Boston At-Large City Councilor John Connolly was kind of surprised that his old-frozen-foods-in-schools investigation made such a splash. Regardless, he chairs the body’s education committee and shows an astonishing passion for public schools.
He joined the Left Ahead show today to talk about the works — the food deal, teacher contracts, the pending fight for Council reelection and more. You can click below for the half-hour chat.
The election talk comes mostly in the last ten minutes. He figures with ex-Council member and President Michael Flaherty running, “You effectively have five incumbents for four spots.” He lists the niches each current at-large member has created, but figures any one of them might lose.
I’ve been to meetings where Connolly explains budget process and problems. In these tight times, with entrenched School Committee and teachers union, as well as dwindling funds and no pending federal stimulus money, running the education committee is one job I don’t want. That’s probably true of the rest of Council. Connolly seems to love it.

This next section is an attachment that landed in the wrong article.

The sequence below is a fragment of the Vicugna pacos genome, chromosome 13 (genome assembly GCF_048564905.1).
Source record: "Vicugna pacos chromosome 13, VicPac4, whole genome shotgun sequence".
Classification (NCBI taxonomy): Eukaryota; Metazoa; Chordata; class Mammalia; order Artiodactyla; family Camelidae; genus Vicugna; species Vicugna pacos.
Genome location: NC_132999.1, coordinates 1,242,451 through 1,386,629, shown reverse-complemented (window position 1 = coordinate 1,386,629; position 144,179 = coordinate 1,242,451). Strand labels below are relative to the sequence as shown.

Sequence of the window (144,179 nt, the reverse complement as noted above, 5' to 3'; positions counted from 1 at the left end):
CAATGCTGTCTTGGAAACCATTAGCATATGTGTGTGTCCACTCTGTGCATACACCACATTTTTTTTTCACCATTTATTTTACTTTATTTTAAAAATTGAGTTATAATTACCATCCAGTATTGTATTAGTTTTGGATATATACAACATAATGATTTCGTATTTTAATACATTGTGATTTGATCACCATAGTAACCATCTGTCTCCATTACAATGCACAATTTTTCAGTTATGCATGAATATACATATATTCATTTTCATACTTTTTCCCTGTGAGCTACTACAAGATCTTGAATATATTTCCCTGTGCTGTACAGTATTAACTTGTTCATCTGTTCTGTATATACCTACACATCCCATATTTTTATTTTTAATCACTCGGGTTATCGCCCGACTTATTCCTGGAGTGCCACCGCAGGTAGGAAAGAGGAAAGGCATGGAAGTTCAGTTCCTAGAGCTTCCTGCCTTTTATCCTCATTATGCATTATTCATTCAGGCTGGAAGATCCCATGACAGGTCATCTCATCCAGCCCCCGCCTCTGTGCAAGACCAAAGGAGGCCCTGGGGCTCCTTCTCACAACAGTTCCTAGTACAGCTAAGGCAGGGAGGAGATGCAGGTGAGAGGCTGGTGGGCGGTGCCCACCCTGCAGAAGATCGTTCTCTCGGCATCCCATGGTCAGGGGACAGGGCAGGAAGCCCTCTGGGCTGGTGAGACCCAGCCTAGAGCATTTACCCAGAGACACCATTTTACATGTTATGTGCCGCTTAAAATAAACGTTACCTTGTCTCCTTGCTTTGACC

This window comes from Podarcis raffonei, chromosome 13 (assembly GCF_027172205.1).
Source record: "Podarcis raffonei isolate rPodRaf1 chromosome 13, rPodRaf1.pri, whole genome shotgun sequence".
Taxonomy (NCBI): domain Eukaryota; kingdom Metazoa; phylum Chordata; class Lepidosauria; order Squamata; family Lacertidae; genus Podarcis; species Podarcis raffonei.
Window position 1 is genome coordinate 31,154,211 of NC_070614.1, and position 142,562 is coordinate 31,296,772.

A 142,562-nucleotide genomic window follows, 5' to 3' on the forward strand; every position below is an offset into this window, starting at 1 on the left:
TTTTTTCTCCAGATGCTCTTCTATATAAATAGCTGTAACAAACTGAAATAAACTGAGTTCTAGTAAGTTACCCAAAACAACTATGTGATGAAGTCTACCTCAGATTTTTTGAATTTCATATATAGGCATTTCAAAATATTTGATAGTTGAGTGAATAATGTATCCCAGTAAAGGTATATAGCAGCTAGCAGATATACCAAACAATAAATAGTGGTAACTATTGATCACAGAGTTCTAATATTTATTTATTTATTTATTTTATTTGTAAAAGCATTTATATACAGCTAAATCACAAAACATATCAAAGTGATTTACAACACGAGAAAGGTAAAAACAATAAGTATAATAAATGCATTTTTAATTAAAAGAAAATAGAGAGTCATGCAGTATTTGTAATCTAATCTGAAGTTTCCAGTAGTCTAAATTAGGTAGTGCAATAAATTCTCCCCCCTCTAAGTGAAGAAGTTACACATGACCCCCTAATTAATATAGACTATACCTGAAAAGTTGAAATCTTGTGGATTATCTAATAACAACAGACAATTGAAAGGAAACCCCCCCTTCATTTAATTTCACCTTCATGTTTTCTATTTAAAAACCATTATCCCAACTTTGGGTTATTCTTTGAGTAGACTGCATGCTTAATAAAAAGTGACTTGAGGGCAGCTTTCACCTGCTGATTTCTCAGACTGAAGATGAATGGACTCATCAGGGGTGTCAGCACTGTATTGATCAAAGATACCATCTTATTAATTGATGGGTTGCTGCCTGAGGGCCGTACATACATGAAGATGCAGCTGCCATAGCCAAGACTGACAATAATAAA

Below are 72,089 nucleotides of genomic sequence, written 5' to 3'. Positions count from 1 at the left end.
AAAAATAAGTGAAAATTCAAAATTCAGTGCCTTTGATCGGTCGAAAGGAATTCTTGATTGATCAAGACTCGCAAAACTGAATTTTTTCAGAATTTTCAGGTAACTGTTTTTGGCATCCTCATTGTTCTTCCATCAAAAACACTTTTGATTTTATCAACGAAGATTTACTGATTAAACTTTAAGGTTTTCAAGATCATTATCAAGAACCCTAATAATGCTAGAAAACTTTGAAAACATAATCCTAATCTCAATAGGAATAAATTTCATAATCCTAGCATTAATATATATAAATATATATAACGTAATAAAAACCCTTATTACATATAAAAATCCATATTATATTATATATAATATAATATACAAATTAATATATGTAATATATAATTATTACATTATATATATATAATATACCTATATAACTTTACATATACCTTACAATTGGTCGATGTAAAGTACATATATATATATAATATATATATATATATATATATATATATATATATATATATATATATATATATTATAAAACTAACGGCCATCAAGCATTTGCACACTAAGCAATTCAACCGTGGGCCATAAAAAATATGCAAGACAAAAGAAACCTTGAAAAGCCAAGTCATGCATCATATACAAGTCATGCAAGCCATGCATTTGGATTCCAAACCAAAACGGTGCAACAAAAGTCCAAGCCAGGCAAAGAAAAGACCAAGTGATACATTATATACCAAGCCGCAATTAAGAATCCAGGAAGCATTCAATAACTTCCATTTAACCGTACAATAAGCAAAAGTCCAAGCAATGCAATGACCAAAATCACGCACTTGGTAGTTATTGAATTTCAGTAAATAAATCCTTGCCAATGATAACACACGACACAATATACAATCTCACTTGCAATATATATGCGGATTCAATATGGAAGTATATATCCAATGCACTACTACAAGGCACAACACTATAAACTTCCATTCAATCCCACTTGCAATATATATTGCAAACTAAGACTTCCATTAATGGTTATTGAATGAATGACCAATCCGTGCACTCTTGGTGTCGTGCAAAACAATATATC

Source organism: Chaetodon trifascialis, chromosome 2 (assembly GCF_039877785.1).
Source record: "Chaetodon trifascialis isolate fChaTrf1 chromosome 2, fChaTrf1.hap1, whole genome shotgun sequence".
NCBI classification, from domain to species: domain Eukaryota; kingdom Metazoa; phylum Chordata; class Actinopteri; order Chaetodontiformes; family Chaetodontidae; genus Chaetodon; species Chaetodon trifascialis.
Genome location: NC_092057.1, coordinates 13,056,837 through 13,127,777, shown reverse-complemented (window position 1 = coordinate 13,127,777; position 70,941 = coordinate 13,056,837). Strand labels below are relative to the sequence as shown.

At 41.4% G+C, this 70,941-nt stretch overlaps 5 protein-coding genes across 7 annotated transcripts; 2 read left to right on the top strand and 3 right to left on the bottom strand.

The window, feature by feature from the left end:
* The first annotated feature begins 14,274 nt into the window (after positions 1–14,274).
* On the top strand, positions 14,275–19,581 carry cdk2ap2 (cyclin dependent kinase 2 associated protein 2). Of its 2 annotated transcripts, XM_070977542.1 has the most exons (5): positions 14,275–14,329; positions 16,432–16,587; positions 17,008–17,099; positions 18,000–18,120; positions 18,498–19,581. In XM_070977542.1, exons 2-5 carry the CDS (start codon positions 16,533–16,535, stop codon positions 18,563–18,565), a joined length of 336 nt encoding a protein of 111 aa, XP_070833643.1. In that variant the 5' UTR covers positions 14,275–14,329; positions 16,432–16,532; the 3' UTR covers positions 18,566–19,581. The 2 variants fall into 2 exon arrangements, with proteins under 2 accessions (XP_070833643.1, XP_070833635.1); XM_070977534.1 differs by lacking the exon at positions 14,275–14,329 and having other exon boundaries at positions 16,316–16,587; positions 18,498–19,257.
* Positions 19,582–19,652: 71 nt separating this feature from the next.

He does admit that he has not met all his goals here yet, including:
- Accounting for every dollar in the $1 billion plus budget.
- Shifting Court Street’s (School Committee) emphasis from top-down management to pushing as much money as possible to school sites to use.
- Getting more (like longer school days) by paying teachers more.
- Having the school food department run like a restaurant and not stopping by replacing managers and improving inventory control.
For the out-of-date food issue, listen in as he describes how he came to learn of it and what happened. He said that the very old frozen food might not have made kids sick, but it likely was unpalatable enough to drive them to skip the meal or find some money for vending machine junk. He says he was “heartbroken.” He noted that 70% of the students qualify for free or reduced-price meals and that their school lunches “may be the best meal a child gets in a day.”
For the at-large race, he discusses his own prospects by saying he is campaigning hard because, “I never feel secure. That makes for a successful office holder for reelection.”